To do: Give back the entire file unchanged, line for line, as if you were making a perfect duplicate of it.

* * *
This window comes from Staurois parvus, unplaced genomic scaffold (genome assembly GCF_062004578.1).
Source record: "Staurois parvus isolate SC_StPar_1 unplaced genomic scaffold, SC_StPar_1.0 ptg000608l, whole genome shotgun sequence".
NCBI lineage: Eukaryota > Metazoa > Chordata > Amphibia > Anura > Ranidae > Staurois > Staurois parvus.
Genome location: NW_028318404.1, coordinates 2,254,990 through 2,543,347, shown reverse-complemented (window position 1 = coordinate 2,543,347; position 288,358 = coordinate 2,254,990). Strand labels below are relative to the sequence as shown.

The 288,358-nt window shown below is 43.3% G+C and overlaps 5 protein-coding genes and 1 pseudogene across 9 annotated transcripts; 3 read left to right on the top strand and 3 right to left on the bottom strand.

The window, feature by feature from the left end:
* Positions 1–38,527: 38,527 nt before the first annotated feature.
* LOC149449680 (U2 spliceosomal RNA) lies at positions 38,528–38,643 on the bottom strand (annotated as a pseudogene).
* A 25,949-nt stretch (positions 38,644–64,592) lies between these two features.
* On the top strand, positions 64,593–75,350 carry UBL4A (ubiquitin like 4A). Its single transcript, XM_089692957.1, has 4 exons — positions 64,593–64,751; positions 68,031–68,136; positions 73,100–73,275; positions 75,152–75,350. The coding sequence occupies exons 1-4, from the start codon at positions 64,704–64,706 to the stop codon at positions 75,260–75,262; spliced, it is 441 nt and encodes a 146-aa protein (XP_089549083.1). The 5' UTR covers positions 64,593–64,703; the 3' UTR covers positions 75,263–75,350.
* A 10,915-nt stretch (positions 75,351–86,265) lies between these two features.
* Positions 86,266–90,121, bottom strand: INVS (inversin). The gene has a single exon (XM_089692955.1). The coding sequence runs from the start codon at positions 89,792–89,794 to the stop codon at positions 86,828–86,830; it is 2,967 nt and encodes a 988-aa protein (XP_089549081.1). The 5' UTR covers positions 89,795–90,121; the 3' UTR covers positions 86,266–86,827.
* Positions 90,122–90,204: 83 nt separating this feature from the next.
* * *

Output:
This window comes from Staurois parvus, unplaced genomic scaffold (genome assembly GCF_062004578.1).
Source record: "Staurois parvus isolate SC_StPar_1 unplaced genomic scaffold, SC_StPar_1.0 ptg000608l, whole genome shotgun sequence".
NCBI lineage: Eukaryota > Metazoa > Chordata > Amphibia > Anura > Ranidae > Staurois > Staurois parvus.
Genome location: NW_028318404.1, coordinates 2,254,990 through 2,543,347, shown reverse-complemented (window position 1 = coordinate 2,543,347; position 288,358 = coordinate 2,254,990). Strand labels below are relative to the sequence as shown.

The 288,358-nt window shown below is 43.3% G+C and overlaps 5 protein-coding genes and 1 pseudogene across 9 annotated transcripts; 3 read left to right on the top strand and 3 right to left on the bottom strand.

The window, feature by feature from the left end:
* Positions 1–38,527: 38,527 nt before the first annotated feature.
* LOC149449680 (U2 spliceosomal RNA) lies at positions 38,528–38,643 on the bottom strand (annotated as a pseudogene).
* A 25,949-nt stretch (positions 38,644–64,592) lies between these two features.
* On the top strand, positions 64,593–75,350 carry UBL4A (ubiquitin like 4A). Its single transcript, XM_089692957.1, has 4 exons — positions 64,593–64,751; positions 68,031–68,136; positions 73,100–73,275; positions 75,152–75,350. The coding sequence occupies exons 1-4, from the start codon at positions 64,704–64,706 to the stop codon at positions 75,260–75,262; spliced, it is 441 nt and encodes a 146-aa protein (XP_089549083.1). The 5' UTR covers positions 64,593–64,703; the 3' UTR covers positions 75,263–75,350.
* A 10,915-nt stretch (positions 75,351–86,265) lies between these two features.
* Positions 86,266–90,121, bottom strand: INVS (inversin). The gene has a single exon (XM_089692955.1). The coding sequence runs from the start codon at positions 89,792–89,794 to the stop codon at positions 86,828–86,830; it is 2,967 nt and encodes a 988-aa protein (XP_089549081.1). The 5' UTR covers positions 89,795–90,121; the 3' UTR covers positions 86,266–86,827.
* Positions 90,122–90,204: 83 nt separating this feature from the next.